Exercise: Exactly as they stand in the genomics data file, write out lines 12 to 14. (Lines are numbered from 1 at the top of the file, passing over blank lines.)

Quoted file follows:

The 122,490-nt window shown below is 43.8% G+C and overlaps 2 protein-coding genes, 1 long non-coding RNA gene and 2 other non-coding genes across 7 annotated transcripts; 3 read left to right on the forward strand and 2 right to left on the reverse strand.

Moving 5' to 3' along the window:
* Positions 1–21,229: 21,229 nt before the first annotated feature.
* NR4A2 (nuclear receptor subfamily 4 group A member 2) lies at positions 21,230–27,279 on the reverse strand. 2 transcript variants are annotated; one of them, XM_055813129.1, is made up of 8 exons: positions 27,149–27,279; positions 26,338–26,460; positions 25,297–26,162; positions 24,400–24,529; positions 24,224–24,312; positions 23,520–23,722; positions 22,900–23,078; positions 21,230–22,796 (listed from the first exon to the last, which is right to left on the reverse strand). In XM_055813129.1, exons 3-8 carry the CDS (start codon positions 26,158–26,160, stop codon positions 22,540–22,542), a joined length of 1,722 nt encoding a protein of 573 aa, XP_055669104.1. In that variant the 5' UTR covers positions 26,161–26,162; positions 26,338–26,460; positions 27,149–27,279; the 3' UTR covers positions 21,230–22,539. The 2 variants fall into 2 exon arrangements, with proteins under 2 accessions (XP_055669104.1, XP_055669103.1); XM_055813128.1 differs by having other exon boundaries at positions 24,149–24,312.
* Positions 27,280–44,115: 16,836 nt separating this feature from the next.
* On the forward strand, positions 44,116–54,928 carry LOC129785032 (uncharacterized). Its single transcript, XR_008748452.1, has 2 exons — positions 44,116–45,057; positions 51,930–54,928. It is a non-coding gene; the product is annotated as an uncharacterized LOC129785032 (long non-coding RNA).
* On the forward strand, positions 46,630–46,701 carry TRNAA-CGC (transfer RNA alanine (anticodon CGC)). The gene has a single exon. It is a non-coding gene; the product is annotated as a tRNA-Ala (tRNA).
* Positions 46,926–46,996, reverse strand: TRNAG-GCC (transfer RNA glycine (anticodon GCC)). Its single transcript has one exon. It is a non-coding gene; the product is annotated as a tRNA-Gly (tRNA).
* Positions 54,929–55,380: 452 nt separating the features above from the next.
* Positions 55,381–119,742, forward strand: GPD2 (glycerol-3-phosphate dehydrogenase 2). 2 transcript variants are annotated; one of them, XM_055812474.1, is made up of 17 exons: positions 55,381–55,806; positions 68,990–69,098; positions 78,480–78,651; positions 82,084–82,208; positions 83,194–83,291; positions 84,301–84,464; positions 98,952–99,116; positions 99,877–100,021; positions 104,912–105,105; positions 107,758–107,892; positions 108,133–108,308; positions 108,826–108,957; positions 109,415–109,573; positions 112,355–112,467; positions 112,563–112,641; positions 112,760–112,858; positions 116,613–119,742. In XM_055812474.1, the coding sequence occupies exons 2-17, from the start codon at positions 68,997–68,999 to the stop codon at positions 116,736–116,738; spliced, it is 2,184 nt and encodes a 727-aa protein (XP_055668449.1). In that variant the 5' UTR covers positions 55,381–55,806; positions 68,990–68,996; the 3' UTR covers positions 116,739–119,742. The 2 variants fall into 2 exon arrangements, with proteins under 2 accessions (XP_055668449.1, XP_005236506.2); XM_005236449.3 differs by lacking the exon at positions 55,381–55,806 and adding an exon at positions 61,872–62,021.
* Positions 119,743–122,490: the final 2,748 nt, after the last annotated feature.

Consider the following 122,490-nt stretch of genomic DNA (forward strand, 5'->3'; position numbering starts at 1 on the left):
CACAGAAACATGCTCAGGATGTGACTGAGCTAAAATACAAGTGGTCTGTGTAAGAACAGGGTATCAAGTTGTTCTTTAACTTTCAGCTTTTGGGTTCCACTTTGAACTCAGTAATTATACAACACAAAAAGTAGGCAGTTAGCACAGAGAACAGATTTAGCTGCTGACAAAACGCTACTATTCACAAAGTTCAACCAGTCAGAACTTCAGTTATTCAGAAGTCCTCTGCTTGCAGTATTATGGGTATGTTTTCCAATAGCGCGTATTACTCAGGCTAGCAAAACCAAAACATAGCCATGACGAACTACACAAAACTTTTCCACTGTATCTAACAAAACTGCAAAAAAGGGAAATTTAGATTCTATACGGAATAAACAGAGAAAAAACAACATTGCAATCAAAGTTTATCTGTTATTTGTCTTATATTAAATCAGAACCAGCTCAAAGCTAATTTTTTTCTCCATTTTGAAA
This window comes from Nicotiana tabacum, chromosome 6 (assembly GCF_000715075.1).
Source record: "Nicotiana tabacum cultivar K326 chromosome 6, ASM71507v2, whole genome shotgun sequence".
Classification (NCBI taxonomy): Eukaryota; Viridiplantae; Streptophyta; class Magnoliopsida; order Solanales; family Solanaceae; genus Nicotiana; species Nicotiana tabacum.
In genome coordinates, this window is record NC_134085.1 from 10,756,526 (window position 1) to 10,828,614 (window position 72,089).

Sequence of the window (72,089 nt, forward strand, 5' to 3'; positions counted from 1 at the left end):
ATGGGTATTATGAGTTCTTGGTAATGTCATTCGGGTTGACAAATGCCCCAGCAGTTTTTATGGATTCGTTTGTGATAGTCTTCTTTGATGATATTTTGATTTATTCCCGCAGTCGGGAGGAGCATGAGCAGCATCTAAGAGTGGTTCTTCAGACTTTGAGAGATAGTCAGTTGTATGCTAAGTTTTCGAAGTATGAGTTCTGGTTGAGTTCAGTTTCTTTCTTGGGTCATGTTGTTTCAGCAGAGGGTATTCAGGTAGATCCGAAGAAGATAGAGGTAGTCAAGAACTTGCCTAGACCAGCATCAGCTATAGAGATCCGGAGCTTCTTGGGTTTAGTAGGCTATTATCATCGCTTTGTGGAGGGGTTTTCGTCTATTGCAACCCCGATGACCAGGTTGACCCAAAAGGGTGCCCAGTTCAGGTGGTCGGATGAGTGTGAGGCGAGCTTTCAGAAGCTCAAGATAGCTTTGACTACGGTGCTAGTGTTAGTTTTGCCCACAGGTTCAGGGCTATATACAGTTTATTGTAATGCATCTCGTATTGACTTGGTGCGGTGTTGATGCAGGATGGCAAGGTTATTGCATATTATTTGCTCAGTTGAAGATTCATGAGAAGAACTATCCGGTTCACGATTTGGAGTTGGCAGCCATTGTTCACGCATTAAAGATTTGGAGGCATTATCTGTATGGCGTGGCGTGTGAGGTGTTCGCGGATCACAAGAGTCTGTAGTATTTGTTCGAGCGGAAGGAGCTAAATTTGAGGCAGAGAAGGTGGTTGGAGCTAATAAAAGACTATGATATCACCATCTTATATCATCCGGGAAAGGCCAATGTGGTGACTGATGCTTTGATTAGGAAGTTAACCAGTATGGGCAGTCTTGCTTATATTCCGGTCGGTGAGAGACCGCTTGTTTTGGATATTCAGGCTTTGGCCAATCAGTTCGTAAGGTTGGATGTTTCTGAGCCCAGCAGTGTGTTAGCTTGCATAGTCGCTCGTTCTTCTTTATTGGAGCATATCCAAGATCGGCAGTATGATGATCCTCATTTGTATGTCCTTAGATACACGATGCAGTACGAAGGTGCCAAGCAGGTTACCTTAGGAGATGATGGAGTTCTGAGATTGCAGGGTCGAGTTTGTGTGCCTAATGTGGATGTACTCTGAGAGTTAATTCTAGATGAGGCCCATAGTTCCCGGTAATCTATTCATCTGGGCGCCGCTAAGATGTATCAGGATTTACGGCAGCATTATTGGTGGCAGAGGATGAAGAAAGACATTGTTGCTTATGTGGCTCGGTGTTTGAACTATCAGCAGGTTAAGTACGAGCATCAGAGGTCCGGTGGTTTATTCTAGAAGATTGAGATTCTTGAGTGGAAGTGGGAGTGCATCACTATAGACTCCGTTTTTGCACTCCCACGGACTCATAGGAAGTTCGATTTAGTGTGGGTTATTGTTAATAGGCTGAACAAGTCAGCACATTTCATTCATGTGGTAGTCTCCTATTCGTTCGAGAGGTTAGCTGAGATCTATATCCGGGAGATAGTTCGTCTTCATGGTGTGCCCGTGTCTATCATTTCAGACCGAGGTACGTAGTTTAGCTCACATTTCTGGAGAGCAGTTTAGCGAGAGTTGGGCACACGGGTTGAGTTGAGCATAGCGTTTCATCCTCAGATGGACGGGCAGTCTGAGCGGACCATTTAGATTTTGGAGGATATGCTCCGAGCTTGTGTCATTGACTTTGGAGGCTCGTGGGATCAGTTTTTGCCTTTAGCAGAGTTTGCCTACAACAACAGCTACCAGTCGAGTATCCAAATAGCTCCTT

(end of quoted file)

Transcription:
Consider the following 122,490-nt stretch of genomic DNA (forward strand, 5'->3'; position numbering starts at 1 on the left):
CACAGAAACATGCTCAGGATGTGACTGAGCTAAAATACAAGTGGTCTGTGTAAGAACAGGGTATCAAGTTGTTCTTTAACTTTCAGCTTTTGGGTTCCACTTTGAACTCAGTAATTATACAACACAAAAAGTAGGCAGTTAGCACAGAGAACAGATTTAGCTGCTGACAAAACGCTACTATTCACAAAGTTCAACCAGTCAGAACTTCAGTTATTCAGAAGTCCTCTGCTTGCAGTATTATGGGTATGTTTTCCAATAGCGCGTATTACTCAGGCTAGCAAAACCAAAACATAGCCATGACGAACTACACAAAACTTTTCCACTGTATCTAACAAAACTGCAAAAAAGGGAAATTTAGATTCTATACGGAATAAACAGAGAAAAAACAACATTGCAATCAAAGTTTATCTGTTATTTGTCTTATATTAAATCAGAACCAGCTCAAAGCTAATTTTTTTCTCCATTTTGAAA
This window comes from Nicotiana tabacum, chromosome 6 (assembly GCF_000715075.1).